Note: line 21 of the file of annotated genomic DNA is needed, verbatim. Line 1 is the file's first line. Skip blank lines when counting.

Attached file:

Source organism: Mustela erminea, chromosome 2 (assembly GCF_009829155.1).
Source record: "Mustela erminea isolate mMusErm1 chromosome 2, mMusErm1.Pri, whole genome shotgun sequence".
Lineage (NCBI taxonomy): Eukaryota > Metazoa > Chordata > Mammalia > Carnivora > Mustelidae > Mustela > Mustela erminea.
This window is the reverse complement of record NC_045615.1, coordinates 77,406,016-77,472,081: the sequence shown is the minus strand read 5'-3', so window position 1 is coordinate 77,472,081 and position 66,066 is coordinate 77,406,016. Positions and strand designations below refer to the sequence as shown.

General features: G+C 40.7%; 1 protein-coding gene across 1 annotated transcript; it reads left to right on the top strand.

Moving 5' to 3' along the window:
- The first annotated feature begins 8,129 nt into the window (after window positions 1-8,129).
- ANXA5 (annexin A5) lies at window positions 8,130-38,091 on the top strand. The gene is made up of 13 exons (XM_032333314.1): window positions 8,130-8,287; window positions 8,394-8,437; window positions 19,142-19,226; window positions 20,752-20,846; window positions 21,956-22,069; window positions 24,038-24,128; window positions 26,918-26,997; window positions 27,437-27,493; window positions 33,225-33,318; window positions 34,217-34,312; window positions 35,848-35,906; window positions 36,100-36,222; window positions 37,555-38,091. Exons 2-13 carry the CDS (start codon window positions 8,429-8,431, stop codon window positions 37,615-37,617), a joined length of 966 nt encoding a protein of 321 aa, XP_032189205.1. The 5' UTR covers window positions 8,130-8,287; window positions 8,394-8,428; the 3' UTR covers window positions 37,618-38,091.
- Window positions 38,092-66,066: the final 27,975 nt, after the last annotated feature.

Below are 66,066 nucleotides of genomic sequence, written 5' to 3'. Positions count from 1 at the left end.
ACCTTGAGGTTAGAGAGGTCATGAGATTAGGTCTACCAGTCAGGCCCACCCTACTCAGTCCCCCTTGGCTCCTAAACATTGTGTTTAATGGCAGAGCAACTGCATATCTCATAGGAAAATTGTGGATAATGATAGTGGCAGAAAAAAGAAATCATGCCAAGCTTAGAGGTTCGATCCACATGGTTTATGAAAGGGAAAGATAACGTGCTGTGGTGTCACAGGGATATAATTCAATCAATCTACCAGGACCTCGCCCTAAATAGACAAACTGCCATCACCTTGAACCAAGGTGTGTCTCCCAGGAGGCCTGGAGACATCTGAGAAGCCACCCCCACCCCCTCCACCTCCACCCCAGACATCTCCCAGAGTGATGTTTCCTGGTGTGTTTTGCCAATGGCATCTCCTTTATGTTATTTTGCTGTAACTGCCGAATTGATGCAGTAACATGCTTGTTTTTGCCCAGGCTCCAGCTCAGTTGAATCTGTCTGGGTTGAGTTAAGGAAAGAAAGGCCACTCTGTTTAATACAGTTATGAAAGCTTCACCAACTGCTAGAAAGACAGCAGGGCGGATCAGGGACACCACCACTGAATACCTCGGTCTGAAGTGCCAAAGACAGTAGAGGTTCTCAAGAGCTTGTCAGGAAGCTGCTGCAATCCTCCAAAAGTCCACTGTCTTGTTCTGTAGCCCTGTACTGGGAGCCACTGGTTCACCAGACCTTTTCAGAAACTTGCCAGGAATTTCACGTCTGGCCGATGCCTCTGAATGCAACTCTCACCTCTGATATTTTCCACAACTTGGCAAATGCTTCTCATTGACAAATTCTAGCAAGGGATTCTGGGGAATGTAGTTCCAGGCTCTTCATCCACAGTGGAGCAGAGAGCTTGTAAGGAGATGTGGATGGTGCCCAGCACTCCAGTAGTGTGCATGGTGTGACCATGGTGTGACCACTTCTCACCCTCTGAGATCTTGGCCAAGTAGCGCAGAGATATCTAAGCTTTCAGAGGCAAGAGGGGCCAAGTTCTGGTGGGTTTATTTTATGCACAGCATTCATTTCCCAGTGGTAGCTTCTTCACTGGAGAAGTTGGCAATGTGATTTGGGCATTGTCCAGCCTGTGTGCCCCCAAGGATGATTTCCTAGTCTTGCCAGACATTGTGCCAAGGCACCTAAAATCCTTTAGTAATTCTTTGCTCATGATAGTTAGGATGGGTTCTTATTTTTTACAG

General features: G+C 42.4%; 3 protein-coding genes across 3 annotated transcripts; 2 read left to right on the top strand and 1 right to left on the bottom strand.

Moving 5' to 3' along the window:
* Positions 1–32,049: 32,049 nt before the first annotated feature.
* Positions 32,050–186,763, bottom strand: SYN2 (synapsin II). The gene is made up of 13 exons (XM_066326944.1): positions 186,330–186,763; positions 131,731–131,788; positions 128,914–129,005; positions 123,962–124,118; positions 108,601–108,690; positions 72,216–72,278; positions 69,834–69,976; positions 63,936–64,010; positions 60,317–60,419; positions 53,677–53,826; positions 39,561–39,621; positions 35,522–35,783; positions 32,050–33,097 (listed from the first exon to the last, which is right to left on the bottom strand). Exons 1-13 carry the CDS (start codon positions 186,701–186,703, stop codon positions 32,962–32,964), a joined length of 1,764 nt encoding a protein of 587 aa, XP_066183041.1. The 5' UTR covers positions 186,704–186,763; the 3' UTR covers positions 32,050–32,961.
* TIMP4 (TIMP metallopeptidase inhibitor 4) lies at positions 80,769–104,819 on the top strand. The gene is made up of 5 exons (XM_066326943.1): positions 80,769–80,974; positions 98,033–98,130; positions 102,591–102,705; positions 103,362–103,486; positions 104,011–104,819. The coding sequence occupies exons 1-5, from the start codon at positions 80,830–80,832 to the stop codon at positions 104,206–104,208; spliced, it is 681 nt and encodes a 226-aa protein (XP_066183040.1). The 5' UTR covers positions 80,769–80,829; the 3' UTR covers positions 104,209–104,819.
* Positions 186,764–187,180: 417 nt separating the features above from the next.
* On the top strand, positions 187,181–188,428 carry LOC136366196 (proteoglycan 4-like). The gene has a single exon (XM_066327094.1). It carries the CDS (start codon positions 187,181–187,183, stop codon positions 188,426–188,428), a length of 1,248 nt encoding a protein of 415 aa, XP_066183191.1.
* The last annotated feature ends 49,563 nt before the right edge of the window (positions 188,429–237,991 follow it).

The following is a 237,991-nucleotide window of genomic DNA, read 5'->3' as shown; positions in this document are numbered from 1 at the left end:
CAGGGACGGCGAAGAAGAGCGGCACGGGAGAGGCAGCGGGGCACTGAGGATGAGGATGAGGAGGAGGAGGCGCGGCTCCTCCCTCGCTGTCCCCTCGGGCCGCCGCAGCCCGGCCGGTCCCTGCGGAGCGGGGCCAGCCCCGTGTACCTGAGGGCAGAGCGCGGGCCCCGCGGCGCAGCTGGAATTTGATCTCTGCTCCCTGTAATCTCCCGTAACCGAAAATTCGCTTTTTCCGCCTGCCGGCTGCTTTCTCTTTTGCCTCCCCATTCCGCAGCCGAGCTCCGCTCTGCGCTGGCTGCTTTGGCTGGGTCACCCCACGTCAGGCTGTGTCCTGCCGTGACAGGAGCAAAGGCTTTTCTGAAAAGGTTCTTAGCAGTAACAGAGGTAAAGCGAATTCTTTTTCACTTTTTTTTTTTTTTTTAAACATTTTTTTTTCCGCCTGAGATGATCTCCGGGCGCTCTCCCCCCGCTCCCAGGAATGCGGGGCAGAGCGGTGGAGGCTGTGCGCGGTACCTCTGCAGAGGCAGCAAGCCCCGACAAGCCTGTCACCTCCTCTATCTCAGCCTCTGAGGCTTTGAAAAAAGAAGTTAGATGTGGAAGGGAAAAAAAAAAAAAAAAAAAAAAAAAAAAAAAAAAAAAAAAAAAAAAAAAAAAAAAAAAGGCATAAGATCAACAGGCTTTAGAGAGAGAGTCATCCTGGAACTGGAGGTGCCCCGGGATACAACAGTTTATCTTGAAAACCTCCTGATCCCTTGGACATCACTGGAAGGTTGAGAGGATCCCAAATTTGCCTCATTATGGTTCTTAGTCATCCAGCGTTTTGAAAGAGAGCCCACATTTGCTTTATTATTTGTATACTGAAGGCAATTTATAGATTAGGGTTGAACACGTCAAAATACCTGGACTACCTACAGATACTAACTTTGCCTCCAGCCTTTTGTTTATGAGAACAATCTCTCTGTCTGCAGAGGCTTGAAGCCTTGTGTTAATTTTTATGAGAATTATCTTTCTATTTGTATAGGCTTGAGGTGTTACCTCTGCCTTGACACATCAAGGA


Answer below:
CAGGGACGGCGAAGAAGAGCGGCACGGGAGAGGCAGCGGGGCACTGAGGATGAGGATGAGGAGGAGGAGGCGCGGCTCCTCCCTCGCTGTCCCCTCGGGCCGCCGCAGCCCGGCCGGTCCCTGCGGAGCGGGGCCAGCCCCGTGTACCTGAGGGCAGAGCGCGGGCCCCGCGGCGCAGCTGGAATTTGATCTCTGCTCCCTGTAATCTCCCGTAACCGAAAATTCGCTTTTTCCGCCTGCCGGCTGCTTTCTCTTTTGCCTCCCCATTCCGCAGCCGAGCTCCGCTCTGCGCTGGCTGCTTTGGCTGGGTCACCCCACGTCAGGCTGTGTCCTGCCGTGACAGGAGCAAAGGCTTTTCTGAAAAGGTTCTTAGCAGTAACAGAGGTAAAGCGAATTCTTTTTCACTTTTTTTTTTTTTTTTAAACATTTTTTTTTCCGCCTGAGATGATCTCCGGGCGCTCTCCCCCCGCTCCCAGGAATGCGGGGCAGAGCGGTGGAGGCTGTGCGCGGTACCTCTGCAGAGGCAGCAAGCCCCGACAAGCCTGTCACCTCCTCTATCTCAGCCTCTGAGGCTTTGAAAAAAGAAGTTAGATGTGGAAGGGAAAAAAAAAAAAAAAAAAAAAAAAAAAAAAAAAAAAAAAAAAAAAAAAAAAAAAAAAAGGCATAAGATCAACAGGCTTTAGAGAGAGAGTCATCCTGGAACTGGAGGTGCCCCGGGATACAACAGTTTATCTTGAAAACCTCCTGATCCCTTGGACATCACTGGAAGGTTGAGAGGATCCCAAATTTGCCTCATTATGGTTCTTAGTCATCCAGCGTTTTGAAAGAGAGCCCACATTTGCTTTATTATTTGTATACTGAAGGCAATTTATAGATTAGGGTTGAACACGTCAAAATACCTGGACTACCTACAGATACTAACTTTGCCTCCAGCCTTTTGTTTATGAGAACAATCTCTCTGTCTGCAGAGGCTTGAAGCCTTGTGTTAATTTTTATGAGAATTATCTTTCTATTTGTATAGGCTTGAGGTGTTACCTCTGCCTTGACACATCAAGGA